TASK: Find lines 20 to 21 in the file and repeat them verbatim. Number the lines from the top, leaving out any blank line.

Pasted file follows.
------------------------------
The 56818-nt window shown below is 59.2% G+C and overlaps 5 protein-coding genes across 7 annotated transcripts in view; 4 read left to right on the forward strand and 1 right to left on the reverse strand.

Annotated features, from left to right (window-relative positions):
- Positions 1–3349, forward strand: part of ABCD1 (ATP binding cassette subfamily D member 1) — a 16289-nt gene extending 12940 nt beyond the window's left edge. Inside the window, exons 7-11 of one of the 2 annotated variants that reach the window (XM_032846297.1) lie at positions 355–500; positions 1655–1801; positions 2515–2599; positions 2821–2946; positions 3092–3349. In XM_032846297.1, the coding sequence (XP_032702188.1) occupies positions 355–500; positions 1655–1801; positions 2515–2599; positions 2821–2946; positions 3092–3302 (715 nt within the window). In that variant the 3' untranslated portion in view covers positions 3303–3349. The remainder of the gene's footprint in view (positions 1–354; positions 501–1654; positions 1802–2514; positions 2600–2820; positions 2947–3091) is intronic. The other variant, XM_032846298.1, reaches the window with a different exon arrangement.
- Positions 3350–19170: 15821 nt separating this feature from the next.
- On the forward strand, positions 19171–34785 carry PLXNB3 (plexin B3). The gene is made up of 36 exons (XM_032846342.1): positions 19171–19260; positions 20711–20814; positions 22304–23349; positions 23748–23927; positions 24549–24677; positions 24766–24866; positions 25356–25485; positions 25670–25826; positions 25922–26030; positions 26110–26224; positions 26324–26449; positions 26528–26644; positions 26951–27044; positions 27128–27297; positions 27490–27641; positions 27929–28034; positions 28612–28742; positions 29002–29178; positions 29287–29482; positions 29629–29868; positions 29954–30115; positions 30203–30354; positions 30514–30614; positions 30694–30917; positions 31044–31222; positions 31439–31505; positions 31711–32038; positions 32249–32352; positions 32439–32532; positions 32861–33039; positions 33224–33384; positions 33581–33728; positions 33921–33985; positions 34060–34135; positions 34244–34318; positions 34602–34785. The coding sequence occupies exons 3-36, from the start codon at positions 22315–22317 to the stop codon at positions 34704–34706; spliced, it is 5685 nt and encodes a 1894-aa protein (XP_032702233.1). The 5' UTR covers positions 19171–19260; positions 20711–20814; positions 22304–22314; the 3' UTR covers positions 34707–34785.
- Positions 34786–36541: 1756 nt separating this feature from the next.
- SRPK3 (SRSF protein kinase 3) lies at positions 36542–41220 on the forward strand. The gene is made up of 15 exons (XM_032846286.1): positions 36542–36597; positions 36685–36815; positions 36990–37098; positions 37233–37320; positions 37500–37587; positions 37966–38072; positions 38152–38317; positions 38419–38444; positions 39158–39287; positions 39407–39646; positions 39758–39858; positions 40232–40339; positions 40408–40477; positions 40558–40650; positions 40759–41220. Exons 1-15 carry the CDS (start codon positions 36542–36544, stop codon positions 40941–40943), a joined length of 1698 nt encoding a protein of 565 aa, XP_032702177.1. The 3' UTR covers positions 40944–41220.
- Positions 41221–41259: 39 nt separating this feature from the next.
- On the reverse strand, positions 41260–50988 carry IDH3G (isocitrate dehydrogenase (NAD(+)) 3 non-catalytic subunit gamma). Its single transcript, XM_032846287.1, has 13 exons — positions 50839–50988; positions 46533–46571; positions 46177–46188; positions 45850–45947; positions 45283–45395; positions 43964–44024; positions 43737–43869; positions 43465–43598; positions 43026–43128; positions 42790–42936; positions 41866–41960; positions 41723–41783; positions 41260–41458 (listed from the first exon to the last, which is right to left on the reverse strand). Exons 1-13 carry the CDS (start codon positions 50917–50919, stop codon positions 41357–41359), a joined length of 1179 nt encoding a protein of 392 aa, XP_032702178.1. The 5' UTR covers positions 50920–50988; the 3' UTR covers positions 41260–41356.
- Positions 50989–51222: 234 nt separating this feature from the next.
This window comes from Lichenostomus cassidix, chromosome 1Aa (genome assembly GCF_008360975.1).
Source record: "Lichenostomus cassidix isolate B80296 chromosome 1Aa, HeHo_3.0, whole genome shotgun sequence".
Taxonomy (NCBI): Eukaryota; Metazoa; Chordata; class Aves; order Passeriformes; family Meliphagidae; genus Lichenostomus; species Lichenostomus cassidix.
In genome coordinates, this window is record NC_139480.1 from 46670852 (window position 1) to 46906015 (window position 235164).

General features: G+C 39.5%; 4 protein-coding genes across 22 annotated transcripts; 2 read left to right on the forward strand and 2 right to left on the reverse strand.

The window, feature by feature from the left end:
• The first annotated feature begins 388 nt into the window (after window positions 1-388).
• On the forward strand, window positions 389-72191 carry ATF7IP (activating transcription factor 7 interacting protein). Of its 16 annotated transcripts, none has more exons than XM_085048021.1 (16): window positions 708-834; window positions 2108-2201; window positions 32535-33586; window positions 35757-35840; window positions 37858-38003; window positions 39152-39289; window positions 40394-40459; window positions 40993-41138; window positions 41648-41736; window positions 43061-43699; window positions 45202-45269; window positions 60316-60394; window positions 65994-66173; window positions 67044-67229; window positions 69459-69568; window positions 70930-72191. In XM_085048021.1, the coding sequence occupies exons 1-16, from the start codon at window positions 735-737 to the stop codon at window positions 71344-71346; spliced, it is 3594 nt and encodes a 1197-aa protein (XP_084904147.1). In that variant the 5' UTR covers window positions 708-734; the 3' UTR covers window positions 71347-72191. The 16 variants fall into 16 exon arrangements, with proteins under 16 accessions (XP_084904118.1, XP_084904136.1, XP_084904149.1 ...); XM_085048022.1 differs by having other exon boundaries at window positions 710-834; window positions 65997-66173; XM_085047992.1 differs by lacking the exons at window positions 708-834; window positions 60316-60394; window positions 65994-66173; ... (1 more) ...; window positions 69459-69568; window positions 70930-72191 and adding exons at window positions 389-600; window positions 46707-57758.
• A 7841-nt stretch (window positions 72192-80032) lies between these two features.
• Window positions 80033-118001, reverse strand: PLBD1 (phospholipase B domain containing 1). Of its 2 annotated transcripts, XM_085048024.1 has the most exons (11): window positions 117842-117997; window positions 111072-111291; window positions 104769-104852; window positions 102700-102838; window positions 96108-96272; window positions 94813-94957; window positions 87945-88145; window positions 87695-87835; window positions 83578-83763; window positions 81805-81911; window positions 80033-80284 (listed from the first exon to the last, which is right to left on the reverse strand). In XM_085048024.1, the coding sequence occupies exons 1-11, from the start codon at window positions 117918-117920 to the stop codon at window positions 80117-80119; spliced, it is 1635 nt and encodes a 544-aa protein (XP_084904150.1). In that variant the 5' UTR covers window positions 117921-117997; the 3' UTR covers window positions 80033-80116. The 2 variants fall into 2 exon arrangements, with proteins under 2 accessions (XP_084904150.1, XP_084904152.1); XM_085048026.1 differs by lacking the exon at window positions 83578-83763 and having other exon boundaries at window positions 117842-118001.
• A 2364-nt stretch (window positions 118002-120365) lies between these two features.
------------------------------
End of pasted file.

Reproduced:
• Window positions 80033-118001, reverse strand: PLBD1 (phospholipase B domain containing 1). Of its 2 annotated transcripts, XM_085048024.1 has the most exons (11): window positions 117842-117997; window positions 111072-111291; window positions 104769-104852; window positions 102700-102838; window positions 96108-96272; window positions 94813-94957; window positions 87945-88145; window positions 87695-87835; window positions 83578-83763; window positions 81805-81911; window positions 80033-80284 (listed from the first exon to the last, which is right to left on the reverse strand). In XM_085048024.1, the coding sequence occupies exons 1-11, from the start codon at window positions 117918-117920 to the stop codon at window positions 80117-80119; spliced, it is 1635 nt and encodes a 544-aa protein (XP_084904150.1). In that variant the 5' UTR covers window positions 117921-117997; the 3' UTR covers window positions 80033-80116. The 2 variants fall into 2 exon arrangements, with proteins under 2 accessions (XP_084904150.1, XP_084904152.1); XM_085048026.1 differs by lacking the exon at window positions 83578-83763 and having other exon boundaries at window positions 117842-118001.
• A 2364-nt stretch (window positions 118002-120365) lies between these two features.